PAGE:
By: Brian Azzarello (writer), Eduardo Risso (artist), Patricia Mulvihill (colorist)

The Story: There’s only one way to hurt Batman’s feelings: keep him out of the loop.

The Review: When DC announced plans to relaunch their entire line in September, I wrote that it didn’t really matter how much continuity they keep or discard, so long as they simply produce good stories. Batman – Knight of Vengeance is a perfect example.  Even though it turns the entire Batman universe upside-down, leaving virtually no character or element unchanged, the story still works—in many ways even better than some of the Batman titles we have now.

Part of this series’ success has been Azzarello’s ability to create a completely realized world and draw you deep into it without reservations.  He doesn’t waste time explaining who’s who and why some things are the way they are.  He just lets the characters interact with each other and their environment as naturally as possible, trusting you to deduce some of the continuity details for yourself.  In other words, he assumes you’re smart enough to catch on without explicit help.

This may explain the brevity he applies to his script, which features no narration to speak of and very sparing dialogue.  As in life, a lot of the most significant information you get out of the issue comes from what’s left unsaid than anything in particular the characters say.  Oracle doesn’t have to explain why she reacts, “…No.  Jim, no,” upon the discovery Commissioner Gordon didn’t deliver her intel to Batman; she and you both know what he plans to do with it.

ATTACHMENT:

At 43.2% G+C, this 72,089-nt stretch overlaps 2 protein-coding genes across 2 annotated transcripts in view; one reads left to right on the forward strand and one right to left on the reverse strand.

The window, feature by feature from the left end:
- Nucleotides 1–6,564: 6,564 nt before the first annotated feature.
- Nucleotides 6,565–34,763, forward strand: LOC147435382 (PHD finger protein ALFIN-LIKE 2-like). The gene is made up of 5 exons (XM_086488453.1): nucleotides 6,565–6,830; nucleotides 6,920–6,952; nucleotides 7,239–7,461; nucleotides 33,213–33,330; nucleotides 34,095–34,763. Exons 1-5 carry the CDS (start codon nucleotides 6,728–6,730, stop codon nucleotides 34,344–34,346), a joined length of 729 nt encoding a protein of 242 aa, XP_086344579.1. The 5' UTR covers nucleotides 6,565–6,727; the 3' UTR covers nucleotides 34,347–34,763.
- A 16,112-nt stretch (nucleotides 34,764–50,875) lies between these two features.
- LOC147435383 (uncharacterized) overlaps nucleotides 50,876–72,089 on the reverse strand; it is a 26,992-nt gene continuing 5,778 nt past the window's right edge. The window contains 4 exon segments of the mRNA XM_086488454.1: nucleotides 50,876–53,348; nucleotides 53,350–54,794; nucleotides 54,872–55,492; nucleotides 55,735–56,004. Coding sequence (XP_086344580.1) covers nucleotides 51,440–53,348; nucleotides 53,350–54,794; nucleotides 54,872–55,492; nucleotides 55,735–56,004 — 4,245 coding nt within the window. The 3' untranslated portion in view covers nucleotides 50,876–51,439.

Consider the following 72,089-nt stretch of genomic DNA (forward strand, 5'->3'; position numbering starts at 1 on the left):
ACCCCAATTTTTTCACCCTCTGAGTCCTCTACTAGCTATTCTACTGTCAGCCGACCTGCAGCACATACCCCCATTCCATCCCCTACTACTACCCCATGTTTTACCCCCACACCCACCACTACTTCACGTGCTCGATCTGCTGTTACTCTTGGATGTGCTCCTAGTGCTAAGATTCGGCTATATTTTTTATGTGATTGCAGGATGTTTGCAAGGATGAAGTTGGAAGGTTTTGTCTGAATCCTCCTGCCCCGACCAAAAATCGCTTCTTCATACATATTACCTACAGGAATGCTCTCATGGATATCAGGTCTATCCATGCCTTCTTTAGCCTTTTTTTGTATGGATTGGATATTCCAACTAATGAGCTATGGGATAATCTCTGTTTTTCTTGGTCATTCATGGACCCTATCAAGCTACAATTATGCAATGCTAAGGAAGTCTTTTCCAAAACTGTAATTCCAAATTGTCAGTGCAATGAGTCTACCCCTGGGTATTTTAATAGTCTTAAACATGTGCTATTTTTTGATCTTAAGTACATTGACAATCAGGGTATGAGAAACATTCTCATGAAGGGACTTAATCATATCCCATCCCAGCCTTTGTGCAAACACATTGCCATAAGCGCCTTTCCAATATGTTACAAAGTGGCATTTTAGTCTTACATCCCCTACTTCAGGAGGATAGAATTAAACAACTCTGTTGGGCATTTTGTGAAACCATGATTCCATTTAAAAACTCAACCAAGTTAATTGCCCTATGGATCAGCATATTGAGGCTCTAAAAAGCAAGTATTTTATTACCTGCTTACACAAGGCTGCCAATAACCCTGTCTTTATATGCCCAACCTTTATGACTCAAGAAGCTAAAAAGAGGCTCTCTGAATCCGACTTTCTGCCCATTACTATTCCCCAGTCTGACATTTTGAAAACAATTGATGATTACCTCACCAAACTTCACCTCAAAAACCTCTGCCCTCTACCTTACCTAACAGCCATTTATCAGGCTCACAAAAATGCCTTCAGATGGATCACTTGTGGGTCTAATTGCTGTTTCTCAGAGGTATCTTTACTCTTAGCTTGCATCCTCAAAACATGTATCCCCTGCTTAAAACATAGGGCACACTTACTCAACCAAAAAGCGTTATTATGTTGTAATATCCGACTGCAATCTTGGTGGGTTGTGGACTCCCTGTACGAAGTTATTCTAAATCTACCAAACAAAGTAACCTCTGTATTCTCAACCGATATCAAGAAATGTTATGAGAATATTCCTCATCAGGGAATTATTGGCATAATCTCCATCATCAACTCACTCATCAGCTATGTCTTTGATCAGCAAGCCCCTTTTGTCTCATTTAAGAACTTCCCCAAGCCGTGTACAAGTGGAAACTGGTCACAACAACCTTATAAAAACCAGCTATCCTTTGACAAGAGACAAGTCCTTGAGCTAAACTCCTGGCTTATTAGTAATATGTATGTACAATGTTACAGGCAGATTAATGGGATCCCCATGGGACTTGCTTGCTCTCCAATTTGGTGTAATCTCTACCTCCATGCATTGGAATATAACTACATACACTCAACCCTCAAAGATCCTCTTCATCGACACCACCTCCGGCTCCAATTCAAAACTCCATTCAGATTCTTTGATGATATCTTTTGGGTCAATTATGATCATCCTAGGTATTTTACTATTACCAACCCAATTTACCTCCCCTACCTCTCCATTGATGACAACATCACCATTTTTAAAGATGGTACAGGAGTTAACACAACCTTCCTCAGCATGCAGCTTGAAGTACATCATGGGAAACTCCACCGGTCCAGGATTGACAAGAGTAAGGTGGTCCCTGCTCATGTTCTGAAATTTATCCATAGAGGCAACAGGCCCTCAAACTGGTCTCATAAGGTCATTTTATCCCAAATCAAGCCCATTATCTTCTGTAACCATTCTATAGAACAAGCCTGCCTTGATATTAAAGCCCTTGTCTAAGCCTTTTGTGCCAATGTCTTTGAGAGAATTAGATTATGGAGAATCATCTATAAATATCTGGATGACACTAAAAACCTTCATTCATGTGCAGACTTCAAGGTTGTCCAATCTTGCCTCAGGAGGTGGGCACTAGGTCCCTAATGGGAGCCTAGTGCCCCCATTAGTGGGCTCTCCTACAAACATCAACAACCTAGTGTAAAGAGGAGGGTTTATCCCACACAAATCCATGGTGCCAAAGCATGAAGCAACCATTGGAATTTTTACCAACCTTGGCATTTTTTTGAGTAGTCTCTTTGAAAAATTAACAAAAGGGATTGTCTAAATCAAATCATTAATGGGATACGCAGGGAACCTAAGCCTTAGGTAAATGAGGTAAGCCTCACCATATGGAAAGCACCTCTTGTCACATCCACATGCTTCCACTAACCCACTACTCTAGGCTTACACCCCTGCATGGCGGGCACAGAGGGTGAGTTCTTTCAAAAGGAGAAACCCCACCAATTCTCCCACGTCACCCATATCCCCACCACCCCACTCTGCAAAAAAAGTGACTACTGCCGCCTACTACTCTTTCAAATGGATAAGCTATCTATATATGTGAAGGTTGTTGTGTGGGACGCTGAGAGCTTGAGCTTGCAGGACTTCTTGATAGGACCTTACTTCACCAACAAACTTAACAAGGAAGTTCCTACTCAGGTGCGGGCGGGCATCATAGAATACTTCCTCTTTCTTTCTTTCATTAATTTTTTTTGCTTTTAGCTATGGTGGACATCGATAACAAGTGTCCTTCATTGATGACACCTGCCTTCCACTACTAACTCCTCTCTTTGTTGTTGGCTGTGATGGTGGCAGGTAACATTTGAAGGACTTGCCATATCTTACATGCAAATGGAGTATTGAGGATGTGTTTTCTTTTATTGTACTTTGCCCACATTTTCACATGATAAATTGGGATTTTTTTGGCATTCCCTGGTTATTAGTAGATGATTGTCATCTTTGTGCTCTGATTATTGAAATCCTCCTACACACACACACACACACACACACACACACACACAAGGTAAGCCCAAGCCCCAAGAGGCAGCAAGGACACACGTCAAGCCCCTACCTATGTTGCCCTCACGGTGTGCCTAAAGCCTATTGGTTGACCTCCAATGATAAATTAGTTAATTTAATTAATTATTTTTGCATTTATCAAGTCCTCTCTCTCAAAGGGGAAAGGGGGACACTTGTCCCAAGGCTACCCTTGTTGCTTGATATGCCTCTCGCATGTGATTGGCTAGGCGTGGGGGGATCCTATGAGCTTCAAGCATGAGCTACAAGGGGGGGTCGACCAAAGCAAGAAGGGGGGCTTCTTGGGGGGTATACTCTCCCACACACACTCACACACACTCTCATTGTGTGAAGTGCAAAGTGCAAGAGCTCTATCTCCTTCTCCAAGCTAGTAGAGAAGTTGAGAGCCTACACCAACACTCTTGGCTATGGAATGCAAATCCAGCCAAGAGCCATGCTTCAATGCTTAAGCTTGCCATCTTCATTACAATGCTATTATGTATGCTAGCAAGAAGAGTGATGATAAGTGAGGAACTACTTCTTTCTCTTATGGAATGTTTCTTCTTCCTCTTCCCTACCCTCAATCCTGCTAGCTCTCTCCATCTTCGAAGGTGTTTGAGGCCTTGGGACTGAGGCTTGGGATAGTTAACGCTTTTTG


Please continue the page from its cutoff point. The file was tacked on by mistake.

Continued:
The near speechlessness of the characters effectively accentuates the increasingly sick sense of fear you feel as the story proceeds closer and closer to the antagonist at the heart of this issue.  It’s easy to presume the Joker will be one demented soul, and seeing how sweaty and panicked everyone becomes at the mere mention of the name encourages you take the villain seriously.  But the fact Joker specifically has it out for kids really tells you this is no run-of-the-mill jester.

The worst part is you have no choice but to witness the clown’s atrocities firsthand, even as the nauseous feeling in your gut grows more acute with every page.  Azzarello times the whole sequence in Wayne Manor with psychological precision, the horrific details of what’s happening dawning on you split-seconds before they’re revealed, but never losing impact as you almost subconsciously resist that something so awful could happen—which they inevitably do.

The final panel of the issue bears a revelation so dreadfully perfect that you can’t help admiring Azzarello’s ingenuity even as you gasp.  It’s a twist both totally unexpected, making your brain go through mental calisthenics to process it, and also completely predictable, especially when you reread some of the earlier monologues.  Suddenly certain words take on whole new life, and you’ll be slapping yourself in the face for not having realized it earlier.

Risso’s uses series of panels, not only to drive the suspense through the roof as he draws out each grisly moment until every ounce of emotional impact has been milked, but also to enhance the impact by constantly adding one new, burdening detail after another.  There’s nothing beautiful about his art’s look, but with his impeccable taste in storytelling choices, he can make anything look good.

Conclusion: Call it an Elsewords, alternate universe, or out-of-continuity story, but regardless, it’s a great one.

Grade: A

– Minhquan Nguyen

Some Musings: – I have to wonder how many times Oracle screws up her intel delivery to Batman because one of her cats decides to sleep/walk across one of her many keyboards.  Considering what I know about cats, I’d say it’s probably all the time.